From the Editor: What self-care really means


By Audrey Kim, Co-Editor-in-Chief

Between the self-care kits and the self-help books, the Instagram-filtered photos of slim detox smoothies and salt baths, it’s hard not to hear the term self-care these days. Search up the words on Google and you’ll get everything from countless articles that advise to “visit the farmer’s market” and “meditate with zen music” to self-care Twitter bots. 

I’ll admit that I also buy into the self-care mantra more frequently than I’d like to, and more easily than I should. It’s not exactly hard to convince yourself to buy special scented candles and make chocolate cakes in the name of “treating yourself,” the slogan that frequently pops up on social media posts and BuzzFeed articles. 

As time passes, though, I’ve started to wonder what the term self-care really meant to me personally. How much of this supposed self-care was me actually trying to give myself a break, and how much of it was just me trying to escape from the exhausting cycle of sleep-school-work that I had gotten into?

I deeply suspect that self-care has emerged as a kind of response against the daily work and grind of our regular lives, where we’ve consistently associated our productivity with self-worth, and glamorized being overworked, busy and stressed. For example, the Journal of Consumer Research has published research showing that Americans associate busyness and stress with prestige and status. And there’s a lot of profit to be made in terms of self-care: the self-improvement industry is now worth over $10 billion. The problem is the difference between actual self-care and consumer self-care: are you using self-care as short-term solutions to escape from the hectic pace of life? Or are you making the choices to build a life you don’t need to regularly escape from?

I don’t think self-care needs to be something constantly recorded, marketed and filtered through the lens of an Instagram filter. Self-care is often a very ugly thing. It means going to sleep on time, even if you have work to do, and cooking yourself healthy meals and sweating through another workout. It’s letting yourself be normal and unexceptional as you accept that deciding your ultimate goal in life isn’t to have abs to post about on social media in your perfect room. It’s finally doing that assignment or having that conversation with a friend that you’ve been putting off for forever, even though it might be a difficult one. It means being honest with others, even if it doesn’t mean you’ll be universally liked. It means making the right choices for you, even if they aren’t the easy ones.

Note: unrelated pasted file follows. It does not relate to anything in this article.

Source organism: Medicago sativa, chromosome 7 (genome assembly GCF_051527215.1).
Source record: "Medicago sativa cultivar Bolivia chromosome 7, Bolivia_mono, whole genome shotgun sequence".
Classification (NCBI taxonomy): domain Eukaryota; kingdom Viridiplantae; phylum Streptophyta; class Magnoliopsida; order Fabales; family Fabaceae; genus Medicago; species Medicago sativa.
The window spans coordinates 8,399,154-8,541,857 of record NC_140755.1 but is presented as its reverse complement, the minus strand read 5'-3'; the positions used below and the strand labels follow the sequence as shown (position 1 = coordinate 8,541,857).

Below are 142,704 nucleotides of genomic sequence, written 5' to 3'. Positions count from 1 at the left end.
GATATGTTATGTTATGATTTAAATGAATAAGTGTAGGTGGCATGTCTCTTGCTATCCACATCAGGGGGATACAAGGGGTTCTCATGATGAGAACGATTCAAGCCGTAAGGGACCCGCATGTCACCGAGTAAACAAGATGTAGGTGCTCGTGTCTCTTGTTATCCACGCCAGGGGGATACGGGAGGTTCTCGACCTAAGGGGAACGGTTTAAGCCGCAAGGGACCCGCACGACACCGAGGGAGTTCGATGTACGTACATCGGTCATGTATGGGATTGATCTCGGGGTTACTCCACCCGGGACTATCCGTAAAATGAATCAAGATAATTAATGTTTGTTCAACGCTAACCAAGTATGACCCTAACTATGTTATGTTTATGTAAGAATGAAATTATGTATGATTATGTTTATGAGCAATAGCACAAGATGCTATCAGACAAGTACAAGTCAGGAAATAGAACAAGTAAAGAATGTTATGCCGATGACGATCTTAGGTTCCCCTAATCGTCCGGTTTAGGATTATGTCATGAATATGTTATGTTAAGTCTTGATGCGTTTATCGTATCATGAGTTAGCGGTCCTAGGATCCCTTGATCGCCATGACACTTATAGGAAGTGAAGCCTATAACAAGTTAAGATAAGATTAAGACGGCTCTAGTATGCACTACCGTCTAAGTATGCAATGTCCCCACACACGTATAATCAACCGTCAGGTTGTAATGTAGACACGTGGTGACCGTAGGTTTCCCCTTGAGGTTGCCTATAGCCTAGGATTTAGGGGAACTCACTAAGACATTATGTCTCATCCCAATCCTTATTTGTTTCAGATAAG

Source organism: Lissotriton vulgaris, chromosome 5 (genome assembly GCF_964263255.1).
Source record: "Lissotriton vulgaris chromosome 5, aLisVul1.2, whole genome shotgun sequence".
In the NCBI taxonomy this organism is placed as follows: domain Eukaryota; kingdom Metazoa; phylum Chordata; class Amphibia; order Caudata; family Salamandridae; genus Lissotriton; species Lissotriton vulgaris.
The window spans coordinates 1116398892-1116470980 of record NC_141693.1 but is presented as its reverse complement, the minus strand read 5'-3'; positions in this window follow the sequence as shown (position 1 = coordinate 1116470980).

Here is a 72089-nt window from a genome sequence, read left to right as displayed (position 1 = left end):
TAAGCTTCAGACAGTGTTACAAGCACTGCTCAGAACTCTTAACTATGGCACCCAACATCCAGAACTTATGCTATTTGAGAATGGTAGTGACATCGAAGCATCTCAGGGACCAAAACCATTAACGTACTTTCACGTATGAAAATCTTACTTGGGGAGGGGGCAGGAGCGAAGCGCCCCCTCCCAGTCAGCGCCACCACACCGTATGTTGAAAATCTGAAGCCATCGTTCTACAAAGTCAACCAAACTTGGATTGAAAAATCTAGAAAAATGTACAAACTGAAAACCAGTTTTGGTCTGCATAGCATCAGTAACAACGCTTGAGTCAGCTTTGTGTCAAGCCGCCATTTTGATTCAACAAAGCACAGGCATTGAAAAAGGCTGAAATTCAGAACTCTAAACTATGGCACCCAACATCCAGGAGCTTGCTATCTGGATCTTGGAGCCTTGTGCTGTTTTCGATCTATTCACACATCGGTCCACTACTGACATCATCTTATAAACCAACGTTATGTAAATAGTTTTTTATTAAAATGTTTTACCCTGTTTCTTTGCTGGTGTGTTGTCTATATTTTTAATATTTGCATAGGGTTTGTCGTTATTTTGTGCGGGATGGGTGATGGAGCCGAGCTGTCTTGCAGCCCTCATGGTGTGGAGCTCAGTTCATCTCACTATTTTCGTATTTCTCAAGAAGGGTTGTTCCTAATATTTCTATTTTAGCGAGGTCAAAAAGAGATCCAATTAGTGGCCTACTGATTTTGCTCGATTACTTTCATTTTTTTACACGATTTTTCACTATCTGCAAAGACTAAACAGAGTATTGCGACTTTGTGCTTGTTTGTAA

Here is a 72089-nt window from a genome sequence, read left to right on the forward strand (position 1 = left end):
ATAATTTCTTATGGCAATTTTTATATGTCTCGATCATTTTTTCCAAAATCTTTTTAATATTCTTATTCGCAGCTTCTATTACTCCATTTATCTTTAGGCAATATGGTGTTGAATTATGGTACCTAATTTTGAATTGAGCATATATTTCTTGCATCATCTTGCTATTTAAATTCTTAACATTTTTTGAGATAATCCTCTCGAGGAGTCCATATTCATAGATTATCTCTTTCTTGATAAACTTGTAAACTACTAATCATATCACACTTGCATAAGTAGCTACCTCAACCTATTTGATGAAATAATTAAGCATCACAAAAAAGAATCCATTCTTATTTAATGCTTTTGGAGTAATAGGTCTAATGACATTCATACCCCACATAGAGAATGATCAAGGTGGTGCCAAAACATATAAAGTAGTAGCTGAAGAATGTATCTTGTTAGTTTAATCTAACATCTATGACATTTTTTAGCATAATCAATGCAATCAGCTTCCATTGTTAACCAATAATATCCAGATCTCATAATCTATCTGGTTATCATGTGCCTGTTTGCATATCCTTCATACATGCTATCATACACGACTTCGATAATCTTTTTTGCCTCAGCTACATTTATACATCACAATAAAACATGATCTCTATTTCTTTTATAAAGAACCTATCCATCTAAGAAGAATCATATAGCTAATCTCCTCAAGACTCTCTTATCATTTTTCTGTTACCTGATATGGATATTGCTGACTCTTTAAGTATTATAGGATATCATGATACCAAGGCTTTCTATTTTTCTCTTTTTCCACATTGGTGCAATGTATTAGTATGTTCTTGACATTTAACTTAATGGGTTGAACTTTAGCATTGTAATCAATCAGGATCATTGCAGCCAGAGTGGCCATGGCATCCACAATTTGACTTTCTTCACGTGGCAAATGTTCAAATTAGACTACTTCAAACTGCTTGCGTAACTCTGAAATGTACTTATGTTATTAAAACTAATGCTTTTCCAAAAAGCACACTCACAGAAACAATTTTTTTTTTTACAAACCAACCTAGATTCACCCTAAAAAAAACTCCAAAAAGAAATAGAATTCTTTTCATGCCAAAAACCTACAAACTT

This isn’t to say that I’m dismissing all forms of marketed self-care. At the end of the day, if taking a bubble bath and baking vegan chocolate cakes are what make someone happy, they should do it. But instead of “fixing ourselves,” maybe we can learn to love ourselves a little more in the process. There’s no point in self-care if it leads to more stress about leading a perfect life, both off and on-screen. Actual self-care has a lot less to do with “treating yourself” and more to do with making choices for your personal long-term wellness, even if they aren’t easy ones. 

A world in which self-care is such a trendy topic is inherently unhealthy. Self-care should not be needed because we are so exhausted by outside life. And, subsequently, if we’re choosing a life that looks good over a life that feels good, we’re doing something wrong.